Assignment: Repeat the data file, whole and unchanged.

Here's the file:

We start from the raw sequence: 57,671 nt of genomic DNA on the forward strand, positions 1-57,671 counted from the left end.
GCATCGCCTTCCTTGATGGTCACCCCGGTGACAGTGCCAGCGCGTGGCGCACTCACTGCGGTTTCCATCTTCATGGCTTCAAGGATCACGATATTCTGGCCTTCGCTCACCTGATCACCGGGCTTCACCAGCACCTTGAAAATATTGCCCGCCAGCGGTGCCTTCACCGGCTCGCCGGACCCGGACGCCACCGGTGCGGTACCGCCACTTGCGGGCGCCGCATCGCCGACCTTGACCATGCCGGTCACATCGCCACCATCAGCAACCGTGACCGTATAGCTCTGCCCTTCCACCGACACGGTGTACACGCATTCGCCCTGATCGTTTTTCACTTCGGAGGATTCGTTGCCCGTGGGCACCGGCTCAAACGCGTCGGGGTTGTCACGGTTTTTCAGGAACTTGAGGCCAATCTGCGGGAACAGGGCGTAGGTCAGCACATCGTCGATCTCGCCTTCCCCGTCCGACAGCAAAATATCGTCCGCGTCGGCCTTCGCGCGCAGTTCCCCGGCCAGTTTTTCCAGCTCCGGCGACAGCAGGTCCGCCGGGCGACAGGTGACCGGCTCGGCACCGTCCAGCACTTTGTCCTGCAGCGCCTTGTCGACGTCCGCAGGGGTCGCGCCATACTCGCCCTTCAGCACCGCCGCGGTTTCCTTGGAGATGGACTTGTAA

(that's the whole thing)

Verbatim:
We start from the raw sequence: 57,671 nt of genomic DNA on the forward strand, positions 1-57,671 counted from the left end.
GCATCGCCTTCCTTGATGGTCACCCCGGTGACAGTGCCAGCGCGTGGCGCACTCACTGCGGTTTCCATCTTCATGGCTTCAAGGATCACGATATTCTGGCCTTCGCTCACCTGATCACCGGGCTTCACCAGCACCTTGAAAATATTGCCCGCCAGCGGTGCCTTCACCGGCTCGCCGGACCCGGACGCCACCGGTGCGGTACCGCCACTTGCGGGCGCCGCATCGCCGACCTTGACCATGCCGGTCACATCGCCACCATCAGCAACCGTGACCGTATAGCTCTGCCCTTCCACCGACACGGTGTACACGCATTCGCCCTGATCGTTTTTCACTTCGGAGGATTCGTTGCCCGTGGGCACCGGCTCAAACGCGTCGGGGTTGTCACGGTTTTTCAGGAACTTGAGGCCAATCTGCGGGAACAGGGCGTAGGTCAGCACATCGTCGATCTCGCCTTCCCCGTCCGACAGCAAAATATCGTCCGCGTCGGCCTTCGCGCGCAGTTCCCCGGCCAGTTTTTCCAGCTCCGGCGACAGCAGGTCCGCCGGGCGACAGGTGACCGGCTCGGCACCGTCCAGCACTTTGTCCTGCAGCGCCTTGTCGACGTCCGCAGGGGTCGCGCCATACTCGCCCTTCAGCACCGCCGCGGTTTCCTTGGAGATGGACTTGTAA